If you’ve ever been a newcomer to a specific niche, you’ll know how difficult it can be when people use specific jargon that only belongs to that particular group. The same applies to investing terms, which can be challenging to understand as a novice investor. So, today, we’re going to help you decode some of the financial terms that have been recognized by an online trading firm as the most confusing. We’ll keep it simple, so you don’t have to put your investing journey on hold.
The Background: Investing interest tends to rise and fall as the stock market and other assets fluctuate. In the past two years, the pandemic and its impacts, such as the huge market slump that followed, caused a surge in sign-ups for new brokerage accounts among retail investors. Many of them were trying to buy the dip in stocks and later rushed into chasing “meme stocks” like AMC and GME as they attempted to find ways to maximize their returns. However, the recent bear market has caused a decline in investing activity.
Whether you are already a new investor or plan to become one in the future, you’ll likely encounter a plethora of terms you are unfamiliar with, and CMC Markets, a UK-based trading company, has analyzed search data on frequently searched stock market terms to help new investors understand their meanings. Below is a list of the 15 most baffling investment terms:
Here’s a brief summary of each term, along with a simplified explanation:
15. Margin Account: A margin account allows you to borrow money from your broker-dealer to purchase additional securities. Although this gives you more purchasing power, remember that your account funds are collateral, and this could lead to significant losses if your investments decline. Furthermore, you must pay interest to the broker-dealer while you’re borrowing.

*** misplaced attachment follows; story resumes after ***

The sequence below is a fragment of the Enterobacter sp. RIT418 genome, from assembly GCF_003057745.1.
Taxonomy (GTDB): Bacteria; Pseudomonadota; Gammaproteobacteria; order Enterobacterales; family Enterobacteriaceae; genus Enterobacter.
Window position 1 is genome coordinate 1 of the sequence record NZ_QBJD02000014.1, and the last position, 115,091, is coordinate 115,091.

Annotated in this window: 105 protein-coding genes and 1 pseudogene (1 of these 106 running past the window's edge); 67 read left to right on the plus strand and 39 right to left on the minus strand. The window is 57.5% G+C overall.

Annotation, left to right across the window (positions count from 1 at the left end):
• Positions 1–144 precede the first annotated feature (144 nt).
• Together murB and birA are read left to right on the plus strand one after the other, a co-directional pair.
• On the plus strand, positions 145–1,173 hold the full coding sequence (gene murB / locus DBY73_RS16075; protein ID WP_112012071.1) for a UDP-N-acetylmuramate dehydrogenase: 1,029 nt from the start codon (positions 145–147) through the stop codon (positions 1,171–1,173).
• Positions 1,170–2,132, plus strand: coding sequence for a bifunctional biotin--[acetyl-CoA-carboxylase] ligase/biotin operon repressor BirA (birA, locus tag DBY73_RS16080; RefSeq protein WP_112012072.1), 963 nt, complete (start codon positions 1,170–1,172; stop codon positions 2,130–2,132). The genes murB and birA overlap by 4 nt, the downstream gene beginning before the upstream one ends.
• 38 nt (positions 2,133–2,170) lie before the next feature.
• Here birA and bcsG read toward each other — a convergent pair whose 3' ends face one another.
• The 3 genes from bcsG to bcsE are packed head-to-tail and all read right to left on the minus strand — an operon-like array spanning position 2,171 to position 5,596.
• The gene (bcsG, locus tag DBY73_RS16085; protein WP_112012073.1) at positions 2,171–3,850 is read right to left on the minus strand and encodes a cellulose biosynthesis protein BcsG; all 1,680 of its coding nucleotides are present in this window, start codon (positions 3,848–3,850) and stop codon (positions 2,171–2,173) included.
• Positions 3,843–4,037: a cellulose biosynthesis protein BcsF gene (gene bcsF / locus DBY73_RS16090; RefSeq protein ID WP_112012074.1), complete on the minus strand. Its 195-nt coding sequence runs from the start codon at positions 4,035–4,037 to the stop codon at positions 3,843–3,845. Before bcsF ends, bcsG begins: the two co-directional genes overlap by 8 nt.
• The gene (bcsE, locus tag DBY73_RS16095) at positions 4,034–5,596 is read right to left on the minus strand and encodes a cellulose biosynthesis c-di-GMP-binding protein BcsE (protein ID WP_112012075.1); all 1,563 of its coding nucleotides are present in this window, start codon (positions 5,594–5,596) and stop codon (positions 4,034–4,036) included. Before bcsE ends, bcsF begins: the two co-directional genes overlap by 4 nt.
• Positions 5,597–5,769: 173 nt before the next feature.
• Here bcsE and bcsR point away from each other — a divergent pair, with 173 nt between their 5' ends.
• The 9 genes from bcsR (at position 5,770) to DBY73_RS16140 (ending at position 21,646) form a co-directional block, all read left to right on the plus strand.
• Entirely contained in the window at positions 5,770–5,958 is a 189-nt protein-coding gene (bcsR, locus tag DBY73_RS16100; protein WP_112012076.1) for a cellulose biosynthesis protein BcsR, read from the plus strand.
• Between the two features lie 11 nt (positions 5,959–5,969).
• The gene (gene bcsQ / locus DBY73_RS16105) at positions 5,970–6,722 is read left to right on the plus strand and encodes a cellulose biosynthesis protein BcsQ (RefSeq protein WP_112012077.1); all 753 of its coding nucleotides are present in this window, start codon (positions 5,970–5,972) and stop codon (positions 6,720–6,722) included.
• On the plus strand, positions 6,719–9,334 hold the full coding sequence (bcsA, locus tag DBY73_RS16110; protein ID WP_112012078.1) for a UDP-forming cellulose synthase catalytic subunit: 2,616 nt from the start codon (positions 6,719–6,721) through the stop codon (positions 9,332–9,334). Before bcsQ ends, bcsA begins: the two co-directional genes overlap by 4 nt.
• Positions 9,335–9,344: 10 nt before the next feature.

14. Day Trading: This term describes the act of buying and selling shares of the same stock within the same day, hoping to profit from price fluctuations that occur throughout the day.
13. Whales: This term is used to describe investors with enough money or power to manipulate the market’s price. These individuals usually make massive investments, which cause a significant impact on the market.
12. Averaging Down: Averaging down is a strategy that involves buying a more considerable amount of shares after their price declines. This results in a lower average cost-per-share, albeit with increased risk.
11. Tanking: This word is used when a stock price drops significantly, or when a portfolio loses its value.
10. Dead Cat Bounce: This refers to a temporary recovery in the stock price, which occurs after the stock has declined significantly. The “dead cat” part of the term comes from the phrase “even a dead cat will bounce if it falls from a great height.”
9. Dividend Yield: Dividend Yield is a financial ratio that represents the dividend income earned by an investor in proportion to the value of his or her investment.
8. To The Moon: This phrase means that the price of an asset is rising continuously.
7. Bull Market: A bull market is a period of rising prices in a particular